Someone behind the counter plopped on an old Cure album. Robert Smith began to loudly moan. Over the din, Ms. Matarazzo was asked if a lot of people bugged her about Dollhouse . After all, she’s already made her Taxi Driver , her Midnight Cowboy– a film that delicate people related to maybe a little too much. Did her fans ever get a little, you know, freaky?

“No, not freaky,” she said. “It makes me feel good. It’s like getting a big, warm hug when people come up and say they are a fan of that film.” She recalled one weepy woman, but she wasn’t so bad. “I wanted to be maternal and say, ‘O.K., O.K., O.K. You’re beautiful, you are fine, you are here,'” she said. “‘I’m just like you.'”

The music was crushing. Ms. Matarazzo agreed to go for a walk. Outside, she said that between making films, she’d been taking film classes at a local college–which she didn’t want to name. She talked about writing a piece about angels for Jane magazine, and also confessed to being an unabashed karaoke-er. “I lo-ove karaoke,” she said. (A Broadway devotee, Ms. Matarazzo said she might do Judy Garland’s “Come Rain or Come Shine” while “everybody else is doing TLC or ‘Bootylicious.'”)

Ms. Matarazzo said her idol is Bette Davis, and admitted to a mild diva streak: She said she isn’t afraid to pipe up on the set, and once refused a director who insisted she do a nude scene. “What is so important about seeing my breasts?” she asked, sitting on a bench near the Gramercy Hotel. “They’re not that big; they’re not going to get that much of an ooh-ahh.

“I just go out and do my thing,” she said. “I’m not obsessed with how I look and how my body is. I’m happy with who I am. I’m not like, ‘I need to get a push-up bra so I have cleavage when I go out tonight, and I need to get tight black pants so I look really hot …. I’m just like, ‘ Hey .'”

Heather Matarazzo laughed confidently and stood up to leave. As she swung a black bag over her shoulder, one could sense a change. Mr. Smith, the playwright, would touch upon this sense later, when he talked about the night he was standing by the dressing room with a friend after a performance of Servicemen and Ms. Matarazzo strolled past.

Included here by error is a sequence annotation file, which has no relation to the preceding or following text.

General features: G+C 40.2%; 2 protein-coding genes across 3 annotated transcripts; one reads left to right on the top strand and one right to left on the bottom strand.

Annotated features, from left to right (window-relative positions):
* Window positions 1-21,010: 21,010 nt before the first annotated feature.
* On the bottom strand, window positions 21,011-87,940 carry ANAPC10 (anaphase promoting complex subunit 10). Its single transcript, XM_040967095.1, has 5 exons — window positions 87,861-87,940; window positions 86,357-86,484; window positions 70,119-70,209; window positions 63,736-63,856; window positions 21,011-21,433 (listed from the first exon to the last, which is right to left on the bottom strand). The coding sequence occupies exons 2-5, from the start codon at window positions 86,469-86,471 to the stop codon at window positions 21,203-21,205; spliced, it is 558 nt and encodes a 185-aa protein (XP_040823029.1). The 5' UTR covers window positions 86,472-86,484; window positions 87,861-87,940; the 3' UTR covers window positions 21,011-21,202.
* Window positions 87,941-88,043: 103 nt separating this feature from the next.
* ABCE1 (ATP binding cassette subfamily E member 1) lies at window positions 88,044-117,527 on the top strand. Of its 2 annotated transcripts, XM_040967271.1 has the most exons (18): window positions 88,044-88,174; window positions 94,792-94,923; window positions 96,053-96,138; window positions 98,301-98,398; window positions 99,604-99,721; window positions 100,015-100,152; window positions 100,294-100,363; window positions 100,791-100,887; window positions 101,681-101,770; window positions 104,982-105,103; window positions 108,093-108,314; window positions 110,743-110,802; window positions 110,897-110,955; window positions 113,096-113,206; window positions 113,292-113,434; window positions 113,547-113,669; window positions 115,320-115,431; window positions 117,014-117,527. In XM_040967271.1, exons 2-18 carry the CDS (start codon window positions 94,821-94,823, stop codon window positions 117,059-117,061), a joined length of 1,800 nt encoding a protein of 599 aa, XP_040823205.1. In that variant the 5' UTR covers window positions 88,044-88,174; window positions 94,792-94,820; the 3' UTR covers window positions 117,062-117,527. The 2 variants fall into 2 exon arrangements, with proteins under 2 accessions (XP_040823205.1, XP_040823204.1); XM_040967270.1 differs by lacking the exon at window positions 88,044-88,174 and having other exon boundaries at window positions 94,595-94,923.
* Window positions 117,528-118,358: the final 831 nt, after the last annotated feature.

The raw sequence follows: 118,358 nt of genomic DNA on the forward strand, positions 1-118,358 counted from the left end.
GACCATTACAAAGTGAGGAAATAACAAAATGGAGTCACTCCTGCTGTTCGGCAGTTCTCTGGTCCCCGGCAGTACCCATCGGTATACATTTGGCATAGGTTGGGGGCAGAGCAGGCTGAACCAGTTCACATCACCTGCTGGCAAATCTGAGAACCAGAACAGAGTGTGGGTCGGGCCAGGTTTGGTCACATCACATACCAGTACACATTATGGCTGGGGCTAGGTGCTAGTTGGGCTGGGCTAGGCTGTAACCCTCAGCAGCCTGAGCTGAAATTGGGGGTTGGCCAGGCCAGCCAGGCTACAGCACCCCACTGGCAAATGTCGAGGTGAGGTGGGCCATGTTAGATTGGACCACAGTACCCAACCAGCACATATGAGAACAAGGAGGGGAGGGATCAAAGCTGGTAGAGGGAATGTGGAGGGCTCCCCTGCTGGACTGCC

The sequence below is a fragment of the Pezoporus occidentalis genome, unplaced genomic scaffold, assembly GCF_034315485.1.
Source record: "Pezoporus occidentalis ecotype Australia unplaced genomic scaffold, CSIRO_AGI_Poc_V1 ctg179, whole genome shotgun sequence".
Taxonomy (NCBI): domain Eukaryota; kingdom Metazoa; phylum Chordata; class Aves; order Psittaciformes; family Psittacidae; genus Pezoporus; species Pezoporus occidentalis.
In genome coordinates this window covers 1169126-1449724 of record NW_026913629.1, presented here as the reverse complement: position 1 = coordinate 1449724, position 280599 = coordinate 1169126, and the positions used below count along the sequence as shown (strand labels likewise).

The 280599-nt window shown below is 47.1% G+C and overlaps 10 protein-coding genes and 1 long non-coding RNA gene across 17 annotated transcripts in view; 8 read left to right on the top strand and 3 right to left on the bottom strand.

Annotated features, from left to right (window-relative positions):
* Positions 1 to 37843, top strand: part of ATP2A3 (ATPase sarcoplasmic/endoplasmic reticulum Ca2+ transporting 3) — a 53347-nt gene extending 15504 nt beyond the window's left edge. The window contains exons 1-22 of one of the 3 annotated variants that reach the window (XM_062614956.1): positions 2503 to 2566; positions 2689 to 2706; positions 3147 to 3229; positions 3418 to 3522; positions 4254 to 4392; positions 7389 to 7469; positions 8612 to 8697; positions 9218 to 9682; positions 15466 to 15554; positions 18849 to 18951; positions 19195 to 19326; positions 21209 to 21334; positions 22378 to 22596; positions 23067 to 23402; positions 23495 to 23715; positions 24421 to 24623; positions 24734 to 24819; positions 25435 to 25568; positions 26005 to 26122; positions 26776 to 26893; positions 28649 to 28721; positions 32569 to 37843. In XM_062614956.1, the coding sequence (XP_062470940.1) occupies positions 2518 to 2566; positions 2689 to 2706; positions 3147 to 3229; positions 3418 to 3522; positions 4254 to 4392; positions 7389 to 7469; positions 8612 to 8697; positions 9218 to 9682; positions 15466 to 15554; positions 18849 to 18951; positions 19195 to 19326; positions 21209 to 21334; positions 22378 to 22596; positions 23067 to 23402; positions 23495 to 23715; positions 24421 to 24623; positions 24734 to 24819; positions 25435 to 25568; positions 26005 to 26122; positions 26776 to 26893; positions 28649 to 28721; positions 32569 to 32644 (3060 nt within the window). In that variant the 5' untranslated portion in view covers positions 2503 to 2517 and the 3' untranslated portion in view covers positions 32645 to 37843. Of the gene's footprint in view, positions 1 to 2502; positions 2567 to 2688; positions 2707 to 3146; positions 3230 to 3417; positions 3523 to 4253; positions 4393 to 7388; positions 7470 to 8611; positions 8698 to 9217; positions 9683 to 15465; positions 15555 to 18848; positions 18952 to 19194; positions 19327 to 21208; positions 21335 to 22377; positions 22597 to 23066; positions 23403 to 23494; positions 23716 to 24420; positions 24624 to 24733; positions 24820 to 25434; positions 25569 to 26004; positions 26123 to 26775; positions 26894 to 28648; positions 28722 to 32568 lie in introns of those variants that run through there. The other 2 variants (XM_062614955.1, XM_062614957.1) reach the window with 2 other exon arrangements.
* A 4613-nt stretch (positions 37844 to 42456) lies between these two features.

“My friend knew who she was, and he said he felt cheated,” Mr. Smith said. “Dawn Wiener had grown up to be cool and pretty.”


The MediaBistro.com message board–an online kvetch group for underemployed journalists, most of them toiling in New York–has lately become something darker. ” Hallmark Hall of Fame to Hitchcock-caliber paranoia,” one member exclaimed.

It began in June, when a message-board poster calling herself “Catseye” offered a sad-sack tale. She was a freelancer living in New York who’d been published in national magazines, but when the Nasdaq crashed, yadda, yadda, she couldn’t find work anymore. Her career was going really badly. She’d been pitching article ideas–including a “great” one for a “reader-produced” column–but editors weren’t biting.

“I’m so scared,” Catseye wrote. “I have rent due, bills due and no money whatsoever. I feel like I am teetering on the edge …. [I]n one month, I’ll get to join the ranks of the homeless …. I can’t go to my family–I am an orphan …. If anyone has a kind word, please drop me a line.”

At first, Catseye got buckets of sympathy. Readers shared their own unemployment stories, pointed her to job openings and gave advice (one poster advised: “sell EVERYTHING you don’t absolutely need on eBay”).

Then, around message No. 76, there was a whiff of suspicion. “Malconklin” wrote: “Why does Catseye list a fake e-mail address? Although it’s delightful to see such effusive support for anybody in this predicament, I must, as a curious person, question the intention and, indeed, the veracity of this posting ….”

“Blackbird coming” followed with: “Backlash!! … Sorry little girl, but your allotted ‘poor me’ time is up.” Another poster, “JamesCT23,” doubted Catseye’s “orphan status.”

A mob began to form. “Melijo2” wrote: “From the very beginning I suspected that Catseye was either a spoiled little brat or a fraud …. Mmmm, perhaps this is someone researching a story on what it’s like to be unemployed in the big city?”

“Hopedare” recalled Catseye’s “great” idea for a “reader-produced” column.

“The column is this thread ,” Hopedare suggested.

Malconklin loved it. He called Hopedare’s notion “brilliant” and said he’d suspected it as well.

“Haljordan3600” demurred. “Most of this thread is pretty tedious,” Haljordan3600 wrote. “I can’t imagine any editor would want to print it.”

Catseye herself had long since stopped posting, but the debate raged on without her. “Monicas” swore she knew Catseye personally. “Giselashore” castigated everyone for acting like fourth graders.

By Friday, Aug. 3, the Catseye thread ended with a neat summary of the skirmish courtesy of “Vtrost.”

“She just hasn’t what it takes–that’s why the posts stopped,” Vtrost wrote. “That’s why she stopped working. If you … can’t defend yourself at a board–what are you going to do when you actually are in New York journalism? Commit suicide?”

–Ian Blecher Welcome to Matarazzo’s Dollhouse: Child Star Trapped Inside Type